Escorting several DC public school students and teaches on a National Geographic field trip, a client of ours wound up on the ill-fated airliner that was hijacked by terrorists and crashed into the Pentagon on 9/11. The Speiser Krause law firm had this family, as well as many others, contact us because of our experience handling catastrophic injury and fatality claims before the Virginia and Washington D.C. Workers Compensation Boards.
In fact, Doug Landau essentially shut down the office in September to deal with all the cases and preserve the Statute of Limitations so that the time limits set by law would not be used by the insurance companies as an excuse not to pay the families of those who lost their lives in the course of their employment. For more on this topic, Injury Board is a great resource.
Unlike some of the other 9/11 cases we had brought, this case came under DC workers comp law because the decedent worked for a Washington D.C. employer. We also filed in Virginia, as the Being 757 boarded at Dulles International Airport and the Pentagon is located on the Virginia side of the Potomac River. The law allows filing in multiple jurisdictions. Sometimes in the Washington, D.C. Metro area it is unclear what jurisdiction will be “primary” in a case. While Abrams Landau can, and has, filed catastrophic injury and fatality claims in several states and the District of Columbia simultaneously, the law does not allow claimants or their families to get multiple benefits. That is why it is important to compare the benefits of the several states that may have jurisdiction over a claim in order to determine a client’s rights and available resources.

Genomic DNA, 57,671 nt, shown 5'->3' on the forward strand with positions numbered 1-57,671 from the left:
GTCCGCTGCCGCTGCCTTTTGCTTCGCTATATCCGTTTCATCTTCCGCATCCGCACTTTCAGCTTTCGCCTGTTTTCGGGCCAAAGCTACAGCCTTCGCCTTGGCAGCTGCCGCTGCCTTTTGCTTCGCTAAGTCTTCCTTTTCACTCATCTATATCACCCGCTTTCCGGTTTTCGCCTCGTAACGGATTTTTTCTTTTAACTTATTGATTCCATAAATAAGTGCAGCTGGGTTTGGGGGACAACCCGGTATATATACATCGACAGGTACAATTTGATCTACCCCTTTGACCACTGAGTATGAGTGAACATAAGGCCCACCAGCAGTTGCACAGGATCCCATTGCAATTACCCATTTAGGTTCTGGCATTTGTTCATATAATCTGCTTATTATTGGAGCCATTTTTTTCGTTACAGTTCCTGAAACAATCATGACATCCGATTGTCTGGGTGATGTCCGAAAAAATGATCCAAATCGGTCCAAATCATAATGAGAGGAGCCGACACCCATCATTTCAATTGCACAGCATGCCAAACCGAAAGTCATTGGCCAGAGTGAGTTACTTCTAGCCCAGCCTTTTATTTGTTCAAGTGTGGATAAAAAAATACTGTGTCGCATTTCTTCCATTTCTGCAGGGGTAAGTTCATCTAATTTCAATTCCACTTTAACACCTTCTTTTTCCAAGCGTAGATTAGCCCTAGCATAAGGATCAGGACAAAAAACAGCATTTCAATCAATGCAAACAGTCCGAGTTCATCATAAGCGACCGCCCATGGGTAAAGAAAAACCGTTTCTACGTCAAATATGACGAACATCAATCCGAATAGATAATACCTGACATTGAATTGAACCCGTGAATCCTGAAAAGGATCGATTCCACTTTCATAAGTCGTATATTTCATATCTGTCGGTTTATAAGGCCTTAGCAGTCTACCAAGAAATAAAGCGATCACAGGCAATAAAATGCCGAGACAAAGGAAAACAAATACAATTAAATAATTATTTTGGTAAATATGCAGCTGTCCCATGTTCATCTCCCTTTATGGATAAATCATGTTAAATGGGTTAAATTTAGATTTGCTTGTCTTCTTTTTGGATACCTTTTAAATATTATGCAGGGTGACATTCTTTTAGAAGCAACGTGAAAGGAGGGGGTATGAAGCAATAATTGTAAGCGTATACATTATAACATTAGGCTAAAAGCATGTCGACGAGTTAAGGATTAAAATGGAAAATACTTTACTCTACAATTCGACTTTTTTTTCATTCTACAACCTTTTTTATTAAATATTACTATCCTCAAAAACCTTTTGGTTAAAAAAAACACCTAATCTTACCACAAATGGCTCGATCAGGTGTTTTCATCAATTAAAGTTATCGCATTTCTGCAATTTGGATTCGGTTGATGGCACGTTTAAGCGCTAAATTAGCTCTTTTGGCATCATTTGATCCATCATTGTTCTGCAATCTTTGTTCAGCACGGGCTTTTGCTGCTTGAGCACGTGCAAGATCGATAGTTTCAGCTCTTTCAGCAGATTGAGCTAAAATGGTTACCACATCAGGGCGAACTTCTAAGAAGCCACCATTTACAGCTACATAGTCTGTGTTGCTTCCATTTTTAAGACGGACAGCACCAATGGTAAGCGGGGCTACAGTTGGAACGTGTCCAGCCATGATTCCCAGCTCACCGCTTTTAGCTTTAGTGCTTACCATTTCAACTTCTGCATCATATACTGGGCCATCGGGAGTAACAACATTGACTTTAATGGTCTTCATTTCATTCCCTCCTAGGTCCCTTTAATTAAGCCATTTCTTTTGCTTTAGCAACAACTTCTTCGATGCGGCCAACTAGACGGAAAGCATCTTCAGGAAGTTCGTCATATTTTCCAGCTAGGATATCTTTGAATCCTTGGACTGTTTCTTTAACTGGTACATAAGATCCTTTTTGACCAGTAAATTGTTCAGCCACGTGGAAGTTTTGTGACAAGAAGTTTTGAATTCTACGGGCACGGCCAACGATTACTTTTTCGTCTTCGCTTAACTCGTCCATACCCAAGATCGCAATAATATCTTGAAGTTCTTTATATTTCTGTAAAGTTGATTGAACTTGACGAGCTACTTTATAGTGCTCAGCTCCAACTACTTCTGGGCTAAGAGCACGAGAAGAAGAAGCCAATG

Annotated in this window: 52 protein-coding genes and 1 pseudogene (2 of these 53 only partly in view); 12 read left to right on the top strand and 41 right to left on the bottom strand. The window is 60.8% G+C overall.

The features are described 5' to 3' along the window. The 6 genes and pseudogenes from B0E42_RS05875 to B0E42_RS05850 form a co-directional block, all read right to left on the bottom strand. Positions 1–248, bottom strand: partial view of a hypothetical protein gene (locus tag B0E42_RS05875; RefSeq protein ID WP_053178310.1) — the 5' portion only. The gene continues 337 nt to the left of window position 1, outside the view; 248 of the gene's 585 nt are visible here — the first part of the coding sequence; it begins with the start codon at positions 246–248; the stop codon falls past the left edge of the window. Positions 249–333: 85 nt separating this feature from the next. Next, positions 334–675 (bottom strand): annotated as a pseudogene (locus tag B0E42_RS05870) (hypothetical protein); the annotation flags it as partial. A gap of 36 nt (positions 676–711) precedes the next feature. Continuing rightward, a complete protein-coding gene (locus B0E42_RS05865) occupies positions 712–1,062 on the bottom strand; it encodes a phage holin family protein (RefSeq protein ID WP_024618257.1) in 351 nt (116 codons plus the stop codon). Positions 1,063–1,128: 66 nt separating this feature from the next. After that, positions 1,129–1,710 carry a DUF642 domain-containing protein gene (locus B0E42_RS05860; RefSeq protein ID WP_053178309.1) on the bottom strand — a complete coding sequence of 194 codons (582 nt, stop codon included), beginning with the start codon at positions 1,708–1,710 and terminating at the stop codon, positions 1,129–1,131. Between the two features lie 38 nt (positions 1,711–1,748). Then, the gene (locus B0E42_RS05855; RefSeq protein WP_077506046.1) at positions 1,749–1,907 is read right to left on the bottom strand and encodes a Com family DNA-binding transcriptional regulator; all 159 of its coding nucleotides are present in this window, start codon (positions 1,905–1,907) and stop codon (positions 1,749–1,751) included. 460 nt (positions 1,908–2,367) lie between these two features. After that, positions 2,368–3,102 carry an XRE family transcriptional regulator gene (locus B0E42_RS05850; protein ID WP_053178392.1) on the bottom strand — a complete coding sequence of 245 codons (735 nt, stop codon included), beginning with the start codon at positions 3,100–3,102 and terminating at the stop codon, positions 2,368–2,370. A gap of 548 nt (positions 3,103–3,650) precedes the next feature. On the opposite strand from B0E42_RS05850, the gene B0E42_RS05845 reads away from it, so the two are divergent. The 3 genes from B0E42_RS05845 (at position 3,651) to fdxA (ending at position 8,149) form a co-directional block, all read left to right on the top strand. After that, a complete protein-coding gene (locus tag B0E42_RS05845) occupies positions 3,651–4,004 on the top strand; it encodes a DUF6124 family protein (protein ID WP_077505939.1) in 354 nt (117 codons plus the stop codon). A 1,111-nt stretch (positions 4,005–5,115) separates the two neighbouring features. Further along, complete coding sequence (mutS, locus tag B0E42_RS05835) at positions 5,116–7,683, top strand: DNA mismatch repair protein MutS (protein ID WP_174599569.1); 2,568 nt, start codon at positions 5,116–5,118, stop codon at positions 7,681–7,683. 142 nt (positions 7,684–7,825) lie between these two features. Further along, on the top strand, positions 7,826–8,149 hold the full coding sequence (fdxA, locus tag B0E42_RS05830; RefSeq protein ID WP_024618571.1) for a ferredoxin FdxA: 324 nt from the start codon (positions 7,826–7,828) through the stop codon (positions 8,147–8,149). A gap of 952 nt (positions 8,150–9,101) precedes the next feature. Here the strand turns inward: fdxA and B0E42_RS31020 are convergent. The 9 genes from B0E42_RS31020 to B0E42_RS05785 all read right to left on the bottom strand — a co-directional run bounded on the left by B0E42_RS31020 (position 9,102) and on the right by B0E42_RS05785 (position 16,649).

In this fatal airplane crash case, the deceased worker’s family has been paid over $230,000 (not including annual cost of living adjustments and increases) in DC Workers Comp benefits and may continue to get benefits until 2013 (approximately $175,000).